Here’s what we did: We worked off of 2 recipes we found online: borrowing ingredients from Smitten Kitchen’s blog and  and technique from an old-school recipe on  A Way to Garden. I liked the fact that Smitten Kitchen used about 1/2 the sugar used in the old-school recipe. And, skipping to the chase, you would never know. These pickles are sweet and succulent at the same time; you’d never think they needed more sugar.


4 pounds cucumbers, sliced 1/4-inch thick — “pickling” or kirby cucumbers work best here
4 bell peppers sliced lengthwise [ok to omit if you don’t have them on hand]
3 large onions, thinly sliced
1cup Diamond Kosher salt [Updated: Why Diamond? Read this first.]
2 cups sugar (1/2 cup per pound of cucumbers)
1 1/2 cup distilled white vinegar [Original recipe calls for less, but we were low on liquid, so I’d recommend more]
1 1/2 cup apple cider vinegar
1 teaspoon ground turmeric
4 tablespoon mustard seeds
4 tablespoon coriander seeds (if ground, use 1 teaspoon)
1 teaspoon celery seed


Use Cuisinart or mandoline to slice cucumbers and onions. It is definitely a time saver and worth the extra time afterwards  to wash all the piece parts of the equipment.

In a very large bowl, combine the cucumbers, peppers, onion and salt. Mix well. Cover the mixture with ice. Let stand at room temperature for two hours. In a large pot, bring sugar, vinegar and spices to a boil. Drain cucumbers and onions. Add to vinegar mixture and bring back to a boil.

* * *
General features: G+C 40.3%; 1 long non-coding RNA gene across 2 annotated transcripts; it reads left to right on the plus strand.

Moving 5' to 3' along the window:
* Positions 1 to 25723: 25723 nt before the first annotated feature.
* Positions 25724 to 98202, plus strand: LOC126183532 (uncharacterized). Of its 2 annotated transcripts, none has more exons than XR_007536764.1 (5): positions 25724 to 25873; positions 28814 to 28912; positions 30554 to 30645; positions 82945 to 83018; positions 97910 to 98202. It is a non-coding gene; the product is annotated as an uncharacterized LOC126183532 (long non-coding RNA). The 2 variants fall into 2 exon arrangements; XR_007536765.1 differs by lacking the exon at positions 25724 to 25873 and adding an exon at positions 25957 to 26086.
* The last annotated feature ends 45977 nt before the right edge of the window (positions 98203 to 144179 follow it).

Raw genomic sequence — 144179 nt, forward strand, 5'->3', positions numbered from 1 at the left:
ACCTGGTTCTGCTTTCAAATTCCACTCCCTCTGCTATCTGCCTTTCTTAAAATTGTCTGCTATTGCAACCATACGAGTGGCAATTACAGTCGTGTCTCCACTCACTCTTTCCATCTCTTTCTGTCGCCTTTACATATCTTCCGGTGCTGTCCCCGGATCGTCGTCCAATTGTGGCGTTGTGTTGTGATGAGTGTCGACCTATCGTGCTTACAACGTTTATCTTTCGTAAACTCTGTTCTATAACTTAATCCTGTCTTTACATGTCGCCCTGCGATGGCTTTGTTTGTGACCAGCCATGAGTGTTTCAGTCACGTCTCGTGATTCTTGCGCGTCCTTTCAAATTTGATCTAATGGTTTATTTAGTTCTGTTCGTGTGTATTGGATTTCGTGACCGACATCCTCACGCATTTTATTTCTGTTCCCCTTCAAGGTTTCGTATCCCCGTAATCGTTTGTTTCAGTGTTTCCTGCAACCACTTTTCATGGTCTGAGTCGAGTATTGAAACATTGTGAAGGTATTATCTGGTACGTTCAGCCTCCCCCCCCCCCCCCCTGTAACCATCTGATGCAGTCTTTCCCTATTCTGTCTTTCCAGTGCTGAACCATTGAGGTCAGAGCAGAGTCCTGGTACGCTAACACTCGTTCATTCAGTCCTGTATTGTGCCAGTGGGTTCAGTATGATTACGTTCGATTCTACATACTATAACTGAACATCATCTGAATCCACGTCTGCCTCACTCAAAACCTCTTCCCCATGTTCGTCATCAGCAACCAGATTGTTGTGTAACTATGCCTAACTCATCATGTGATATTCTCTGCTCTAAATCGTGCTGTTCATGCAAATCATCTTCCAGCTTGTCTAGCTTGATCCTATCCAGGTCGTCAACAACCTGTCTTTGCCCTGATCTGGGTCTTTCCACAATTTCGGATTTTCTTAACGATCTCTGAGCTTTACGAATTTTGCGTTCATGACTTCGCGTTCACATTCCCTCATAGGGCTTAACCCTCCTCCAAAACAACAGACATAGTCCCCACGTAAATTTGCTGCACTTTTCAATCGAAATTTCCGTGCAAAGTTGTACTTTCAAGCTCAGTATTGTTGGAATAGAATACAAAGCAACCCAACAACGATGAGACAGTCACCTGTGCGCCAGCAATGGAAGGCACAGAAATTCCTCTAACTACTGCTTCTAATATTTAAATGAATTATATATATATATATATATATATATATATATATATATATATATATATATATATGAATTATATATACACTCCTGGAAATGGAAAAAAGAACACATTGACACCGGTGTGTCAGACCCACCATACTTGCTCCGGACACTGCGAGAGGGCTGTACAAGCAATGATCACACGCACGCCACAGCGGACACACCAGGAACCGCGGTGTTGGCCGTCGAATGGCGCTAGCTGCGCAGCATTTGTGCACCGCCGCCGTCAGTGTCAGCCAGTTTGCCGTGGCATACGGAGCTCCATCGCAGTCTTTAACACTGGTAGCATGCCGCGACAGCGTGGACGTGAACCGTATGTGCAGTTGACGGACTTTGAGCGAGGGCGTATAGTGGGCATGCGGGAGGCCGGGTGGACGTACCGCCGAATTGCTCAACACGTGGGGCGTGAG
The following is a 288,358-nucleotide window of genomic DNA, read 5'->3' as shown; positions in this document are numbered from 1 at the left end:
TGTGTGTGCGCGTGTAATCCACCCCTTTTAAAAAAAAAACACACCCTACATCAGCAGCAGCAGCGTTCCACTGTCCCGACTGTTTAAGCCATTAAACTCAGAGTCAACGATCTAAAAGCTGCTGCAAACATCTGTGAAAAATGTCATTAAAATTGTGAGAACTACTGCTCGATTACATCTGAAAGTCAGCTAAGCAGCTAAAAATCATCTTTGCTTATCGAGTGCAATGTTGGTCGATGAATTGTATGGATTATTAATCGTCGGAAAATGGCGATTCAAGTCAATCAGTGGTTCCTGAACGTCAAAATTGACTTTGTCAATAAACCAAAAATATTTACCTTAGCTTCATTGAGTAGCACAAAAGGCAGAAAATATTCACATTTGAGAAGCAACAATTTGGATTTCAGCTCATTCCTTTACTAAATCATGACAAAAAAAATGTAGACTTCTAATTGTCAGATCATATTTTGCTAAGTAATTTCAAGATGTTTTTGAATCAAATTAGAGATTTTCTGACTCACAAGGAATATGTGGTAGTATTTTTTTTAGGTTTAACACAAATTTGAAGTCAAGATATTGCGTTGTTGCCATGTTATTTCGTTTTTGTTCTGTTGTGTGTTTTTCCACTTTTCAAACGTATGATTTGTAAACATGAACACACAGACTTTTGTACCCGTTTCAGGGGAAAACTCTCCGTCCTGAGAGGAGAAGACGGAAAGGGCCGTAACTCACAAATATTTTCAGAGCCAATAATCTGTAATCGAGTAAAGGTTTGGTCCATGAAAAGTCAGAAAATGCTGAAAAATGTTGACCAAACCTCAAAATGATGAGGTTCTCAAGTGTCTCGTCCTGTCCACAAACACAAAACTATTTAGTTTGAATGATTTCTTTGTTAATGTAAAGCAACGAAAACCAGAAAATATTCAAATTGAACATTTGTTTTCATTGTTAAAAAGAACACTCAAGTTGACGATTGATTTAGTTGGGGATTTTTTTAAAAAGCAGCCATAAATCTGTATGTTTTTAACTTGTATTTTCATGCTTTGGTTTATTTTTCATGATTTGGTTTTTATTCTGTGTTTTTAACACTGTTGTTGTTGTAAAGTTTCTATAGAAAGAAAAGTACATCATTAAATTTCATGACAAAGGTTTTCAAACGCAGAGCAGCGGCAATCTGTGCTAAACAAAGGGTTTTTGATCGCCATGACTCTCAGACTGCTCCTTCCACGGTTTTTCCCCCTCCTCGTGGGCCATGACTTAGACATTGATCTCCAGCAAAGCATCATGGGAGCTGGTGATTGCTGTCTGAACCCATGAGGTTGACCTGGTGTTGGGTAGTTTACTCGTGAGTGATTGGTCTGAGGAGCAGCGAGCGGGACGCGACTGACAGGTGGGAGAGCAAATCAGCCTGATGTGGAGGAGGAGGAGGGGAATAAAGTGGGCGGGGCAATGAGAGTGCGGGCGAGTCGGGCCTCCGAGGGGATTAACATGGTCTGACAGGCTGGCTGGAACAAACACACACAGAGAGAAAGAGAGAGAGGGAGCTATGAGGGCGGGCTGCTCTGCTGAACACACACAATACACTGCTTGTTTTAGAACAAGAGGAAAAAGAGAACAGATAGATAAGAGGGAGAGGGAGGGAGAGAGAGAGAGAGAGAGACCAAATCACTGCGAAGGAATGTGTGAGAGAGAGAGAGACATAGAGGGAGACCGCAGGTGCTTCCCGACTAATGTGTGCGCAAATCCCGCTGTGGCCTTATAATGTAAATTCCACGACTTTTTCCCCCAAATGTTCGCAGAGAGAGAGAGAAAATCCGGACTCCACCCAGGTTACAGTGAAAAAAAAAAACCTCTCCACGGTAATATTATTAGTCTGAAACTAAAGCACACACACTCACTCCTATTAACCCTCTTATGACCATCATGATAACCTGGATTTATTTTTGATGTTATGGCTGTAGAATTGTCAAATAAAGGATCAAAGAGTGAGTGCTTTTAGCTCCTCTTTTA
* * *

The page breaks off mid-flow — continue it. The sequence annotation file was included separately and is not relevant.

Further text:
Pickles in the pot: kirbies transformed in 5 minutes to pickle green color

Simmer for 5 minutes, then ladle them (with the liquid) into clean jars. Be careful as you are ladling boiling hot liquid into the jars. Hubs was particularly helpful in this step. As the jars cool, you should hear the light “pop” of the seal vacuuming tight. Once cooled, keep them in the fridge. They will keep quite well for six months or so.

Bread & Butter Pickles ready to go

Yield: 14 1/2 pint jars. Of course, I mis-placed a lid from one of the Ball glass jars at the end of the process and had to use an old jam container. Ah well.

Ye Grande Olde Yakitori

“Greetings from Nashville, Tennessee,” said my father-in-law in a recent email, attaching this tantalizing photo.

Yakitori by chef Chieko Hamado – Nashville, TN – July 2012

The colors and textures of this meal look fantastic, and I love the bamboo placemats as well. Steve, my father-in-law, enjoyed this eye-catching Yakitori at his friend Chieko Hamado’s home in Nashville, TN. I researched Yakitori and learned from Wikipedia that it can refer to any skewered foods. Here are some details about the meal as told by Steve, my father-in-law and roaming gourmand.

Organic home grown carrots, cold new potatoes, shrimp and mashed avocado with onion and cream cheese, couscous and tomato and onion salad, prosciutto wrapped around cucumber, miniature tomato mozzarella.  Korean style BBQ beef and Yakatori chicken.  Garlic and olive oil  sauce from ground green leaf like basil called beef steak leaf.

Take me to Tennessee, I say.  Steve, please chime in on anything I missed.